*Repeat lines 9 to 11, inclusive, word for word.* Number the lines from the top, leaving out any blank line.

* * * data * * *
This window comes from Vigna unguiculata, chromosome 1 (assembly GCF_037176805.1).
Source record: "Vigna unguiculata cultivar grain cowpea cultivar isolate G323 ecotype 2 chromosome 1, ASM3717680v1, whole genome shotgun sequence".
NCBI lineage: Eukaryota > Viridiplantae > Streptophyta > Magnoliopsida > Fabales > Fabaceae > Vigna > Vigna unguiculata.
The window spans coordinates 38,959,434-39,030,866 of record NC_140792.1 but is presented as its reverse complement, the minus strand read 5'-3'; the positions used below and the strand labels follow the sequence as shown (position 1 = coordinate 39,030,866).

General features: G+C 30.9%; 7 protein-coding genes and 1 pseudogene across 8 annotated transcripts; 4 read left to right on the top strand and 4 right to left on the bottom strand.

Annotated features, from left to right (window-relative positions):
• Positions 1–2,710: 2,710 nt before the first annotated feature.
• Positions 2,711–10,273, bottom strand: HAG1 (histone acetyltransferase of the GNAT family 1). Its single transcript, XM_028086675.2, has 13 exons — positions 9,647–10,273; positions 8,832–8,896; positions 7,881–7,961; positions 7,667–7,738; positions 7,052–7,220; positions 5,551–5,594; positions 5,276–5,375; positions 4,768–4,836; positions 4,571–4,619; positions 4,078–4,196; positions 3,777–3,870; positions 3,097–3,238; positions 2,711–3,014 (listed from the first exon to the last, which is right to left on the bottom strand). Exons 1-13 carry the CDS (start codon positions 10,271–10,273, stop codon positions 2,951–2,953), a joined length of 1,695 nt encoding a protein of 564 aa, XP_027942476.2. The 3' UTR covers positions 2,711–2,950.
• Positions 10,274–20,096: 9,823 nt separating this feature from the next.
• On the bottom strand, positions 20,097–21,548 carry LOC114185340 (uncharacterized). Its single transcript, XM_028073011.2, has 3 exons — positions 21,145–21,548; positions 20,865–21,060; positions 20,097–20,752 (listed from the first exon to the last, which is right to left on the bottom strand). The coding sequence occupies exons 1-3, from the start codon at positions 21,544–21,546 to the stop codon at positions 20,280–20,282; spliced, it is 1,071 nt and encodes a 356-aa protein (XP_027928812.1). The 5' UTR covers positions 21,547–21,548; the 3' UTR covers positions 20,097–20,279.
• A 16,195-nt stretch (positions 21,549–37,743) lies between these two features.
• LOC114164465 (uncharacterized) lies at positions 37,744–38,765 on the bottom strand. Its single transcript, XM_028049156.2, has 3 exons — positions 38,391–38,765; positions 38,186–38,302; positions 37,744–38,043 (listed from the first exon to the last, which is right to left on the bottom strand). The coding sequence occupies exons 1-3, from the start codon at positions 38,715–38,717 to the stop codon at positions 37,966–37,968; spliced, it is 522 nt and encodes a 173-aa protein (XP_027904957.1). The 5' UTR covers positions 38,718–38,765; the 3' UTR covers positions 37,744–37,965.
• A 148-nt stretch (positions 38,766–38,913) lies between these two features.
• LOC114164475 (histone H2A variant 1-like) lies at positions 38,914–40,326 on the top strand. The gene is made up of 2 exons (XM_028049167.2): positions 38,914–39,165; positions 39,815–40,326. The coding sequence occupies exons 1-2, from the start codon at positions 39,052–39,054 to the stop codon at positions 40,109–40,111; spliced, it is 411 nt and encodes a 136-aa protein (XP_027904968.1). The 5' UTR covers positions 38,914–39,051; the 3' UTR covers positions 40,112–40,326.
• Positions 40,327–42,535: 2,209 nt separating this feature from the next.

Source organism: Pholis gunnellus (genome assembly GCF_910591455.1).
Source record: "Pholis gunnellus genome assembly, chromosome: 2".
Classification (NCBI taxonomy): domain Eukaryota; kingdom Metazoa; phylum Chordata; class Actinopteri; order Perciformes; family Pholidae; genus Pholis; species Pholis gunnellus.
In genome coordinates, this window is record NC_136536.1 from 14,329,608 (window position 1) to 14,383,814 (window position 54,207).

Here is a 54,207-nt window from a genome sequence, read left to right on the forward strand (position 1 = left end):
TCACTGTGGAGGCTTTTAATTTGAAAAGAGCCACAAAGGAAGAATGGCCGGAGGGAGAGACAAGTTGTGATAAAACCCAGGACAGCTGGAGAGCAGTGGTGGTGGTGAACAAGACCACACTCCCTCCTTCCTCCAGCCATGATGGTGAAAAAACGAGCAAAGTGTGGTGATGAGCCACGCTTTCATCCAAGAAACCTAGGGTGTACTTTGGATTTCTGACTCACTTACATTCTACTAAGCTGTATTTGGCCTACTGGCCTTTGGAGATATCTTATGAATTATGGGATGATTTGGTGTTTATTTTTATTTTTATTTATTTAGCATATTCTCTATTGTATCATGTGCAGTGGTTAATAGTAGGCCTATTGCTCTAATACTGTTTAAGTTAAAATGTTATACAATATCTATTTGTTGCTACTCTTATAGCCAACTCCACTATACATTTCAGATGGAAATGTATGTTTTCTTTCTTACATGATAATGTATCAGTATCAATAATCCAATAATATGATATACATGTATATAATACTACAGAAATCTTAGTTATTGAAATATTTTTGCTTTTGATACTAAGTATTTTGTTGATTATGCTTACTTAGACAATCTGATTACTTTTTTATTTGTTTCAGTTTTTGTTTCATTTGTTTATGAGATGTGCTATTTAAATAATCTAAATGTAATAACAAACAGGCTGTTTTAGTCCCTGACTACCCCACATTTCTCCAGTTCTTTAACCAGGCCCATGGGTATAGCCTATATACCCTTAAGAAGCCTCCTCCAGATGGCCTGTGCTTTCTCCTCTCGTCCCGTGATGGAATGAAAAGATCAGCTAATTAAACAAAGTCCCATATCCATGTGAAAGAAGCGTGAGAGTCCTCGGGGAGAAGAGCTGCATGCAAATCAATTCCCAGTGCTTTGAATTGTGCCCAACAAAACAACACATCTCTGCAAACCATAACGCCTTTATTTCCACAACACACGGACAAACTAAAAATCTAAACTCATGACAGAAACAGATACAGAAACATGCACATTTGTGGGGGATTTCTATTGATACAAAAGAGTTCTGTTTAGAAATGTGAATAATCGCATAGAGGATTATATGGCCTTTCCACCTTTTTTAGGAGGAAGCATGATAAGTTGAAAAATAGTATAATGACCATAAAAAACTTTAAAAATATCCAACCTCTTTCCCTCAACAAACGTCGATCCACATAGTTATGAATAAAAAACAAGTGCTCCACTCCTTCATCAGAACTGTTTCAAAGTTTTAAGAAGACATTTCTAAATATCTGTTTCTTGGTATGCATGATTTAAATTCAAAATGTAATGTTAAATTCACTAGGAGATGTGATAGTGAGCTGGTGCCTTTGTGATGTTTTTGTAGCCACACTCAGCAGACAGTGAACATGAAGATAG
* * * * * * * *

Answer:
• Positions 10,274–20,096: 9,823 nt separating this feature from the next.
• On the bottom strand, positions 20,097–21,548 carry LOC114185340 (uncharacterized). Its single transcript, XM_028073011.2, has 3 exons — positions 21,145–21,548; positions 20,865–21,060; positions 20,097–20,752 (listed from the first exon to the last, which is right to left on the bottom strand). The coding sequence occupies exons 1-3, from the start codon at positions 21,544–21,546 to the stop codon at positions 20,280–20,282; spliced, it is 1,071 nt and encodes a 356-aa protein (XP_027928812.1). The 5' UTR covers positions 21,547–21,548; the 3' UTR covers positions 20,097–20,279.
• A 16,195-nt stretch (positions 21,549–37,743) lies between these two features.